While the people of South Carolina, like the rest of the United States, have a lot of statutory federal protection when it comes to whistleblowing, we don’t have an adequate state whistleblower statute to deal with state-level needs. State Senator Gerald Malloy has tried twice to get a False Claims Act (FCA) bill that has actual teeth in it passed, and both times it has died in committee; the most recent attempt was during 2015. Senator Gerald Malloy has proposed the same bill twice, but to no avail.
What’s Wrong with the Current State Statute?
In SC, two whistleblower statutes exist: one for those who bring workplace safety or health concerns to light, and one for public employees who want to report misuse of public money or violations of the law.
We in SC really have nothing similar to the federal False Claims Act, nor are the awards commensurate with the risks taken. Private sector employees have little in the way of provisions that protect them should they blow the whistle on actions that rob the taxpayer. While public sector employees do have some provisions, they are limited and provide poor rewards for becoming a whistleblower:
- Any savings in public money is capped at a maximum of $2,000 for the whistleblower.
- Damages for retaliation or reinstatement into a job are limited to a maximum of $15,000. Attorney’s fees are limited to similarly small amounts.
Compare these provisions to the federal ones.
It’s almost as if the SC legislature wants to make sure that no one steps forward. If we are looking for people to take fraud seriously, we need to provide them with an incentive to take the risks involved.
What Did Sen. Malloy Propose?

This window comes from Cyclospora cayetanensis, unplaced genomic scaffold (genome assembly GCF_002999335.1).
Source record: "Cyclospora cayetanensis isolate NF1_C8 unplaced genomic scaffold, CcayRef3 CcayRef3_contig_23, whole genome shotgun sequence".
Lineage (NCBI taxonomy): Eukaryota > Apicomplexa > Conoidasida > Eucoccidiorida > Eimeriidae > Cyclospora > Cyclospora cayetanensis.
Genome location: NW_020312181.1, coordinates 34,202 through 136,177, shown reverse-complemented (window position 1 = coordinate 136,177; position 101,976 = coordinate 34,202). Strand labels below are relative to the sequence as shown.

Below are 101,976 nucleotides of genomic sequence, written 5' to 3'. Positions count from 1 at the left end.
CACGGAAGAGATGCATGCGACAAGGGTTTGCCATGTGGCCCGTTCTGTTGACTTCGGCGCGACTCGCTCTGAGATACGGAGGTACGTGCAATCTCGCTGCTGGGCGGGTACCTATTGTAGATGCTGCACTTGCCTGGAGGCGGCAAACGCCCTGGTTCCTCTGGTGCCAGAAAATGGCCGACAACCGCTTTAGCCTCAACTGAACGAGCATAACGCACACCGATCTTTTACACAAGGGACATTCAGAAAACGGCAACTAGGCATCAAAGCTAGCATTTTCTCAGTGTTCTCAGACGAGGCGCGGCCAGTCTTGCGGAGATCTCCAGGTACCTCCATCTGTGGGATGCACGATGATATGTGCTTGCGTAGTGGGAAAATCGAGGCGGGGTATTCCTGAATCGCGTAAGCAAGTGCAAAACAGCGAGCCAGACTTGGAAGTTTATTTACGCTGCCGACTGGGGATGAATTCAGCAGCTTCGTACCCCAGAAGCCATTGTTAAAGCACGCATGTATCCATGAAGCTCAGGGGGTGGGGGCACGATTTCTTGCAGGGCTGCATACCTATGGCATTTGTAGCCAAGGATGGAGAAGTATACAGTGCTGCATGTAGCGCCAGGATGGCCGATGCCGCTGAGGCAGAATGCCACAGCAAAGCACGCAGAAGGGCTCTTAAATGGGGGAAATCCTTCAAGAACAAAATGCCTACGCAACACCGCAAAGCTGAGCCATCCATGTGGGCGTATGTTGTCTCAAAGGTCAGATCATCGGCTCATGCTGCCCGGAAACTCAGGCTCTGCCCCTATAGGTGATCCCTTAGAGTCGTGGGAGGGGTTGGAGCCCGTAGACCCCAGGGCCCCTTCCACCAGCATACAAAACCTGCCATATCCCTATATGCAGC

Sen. Malloy’s bill appears to be modeled after the federal FCA when it comes to time-period limitations, the kinds of violations and frauds that can be a reason to bring a whistleblower suit, regulations concerning qui tam actions, and awards for successfully bringing a case. The language regarding civil penalties, or awards, is as follows:
“A person who commits any of the following acts shall be liable to the State for three times the amount of damages which the State sustains because of the act of that person. A person who commits any of the following acts shall also be liable to the State for the costs of a civil action brought to recover any of those penalties or damages, and shall be liable to the State for a civil penalty of not less than five thousand five hundred dollars and not more than eleven thousand dollars for each violation, or as adjusted in accordance with the inflation procedures prescribed in the Federal Civil Penalties Inflation Adjustment Act of 1990.”
In brief? It outlines pretty much the same provisions that are specified in the federal False Claims Act.
South Carolina needs a genuine False Claims Act to curtail state-level fraud and false claims, because the federal FCA will not apply to state situations. It is our tax money that is being stolen by the unscrupulous, so we need statutes that have some force behind them in order to deter those who would do wrong. Perhaps one day our legislators will pass a state FCA containing the provisions necessary to take down fraud involving taxpayer money in our state. We hope that Sen. Malloy will try again, with greater success next time.
Making a difference.
If you think you have the facts needed to bring a federal whistleblower case, the experienced whistleblower attorneys at the Louthian Law Firm can review your case and help you file the appropriate disclosure statement. Under some circumstances, the U.S.government will intervene, or join in your lawsuit.
For a free, confidential evaluation of your case, call the Louthian Law Firm today at 1-803-454-1200 or, if you prefer, you can fill out our online contact form.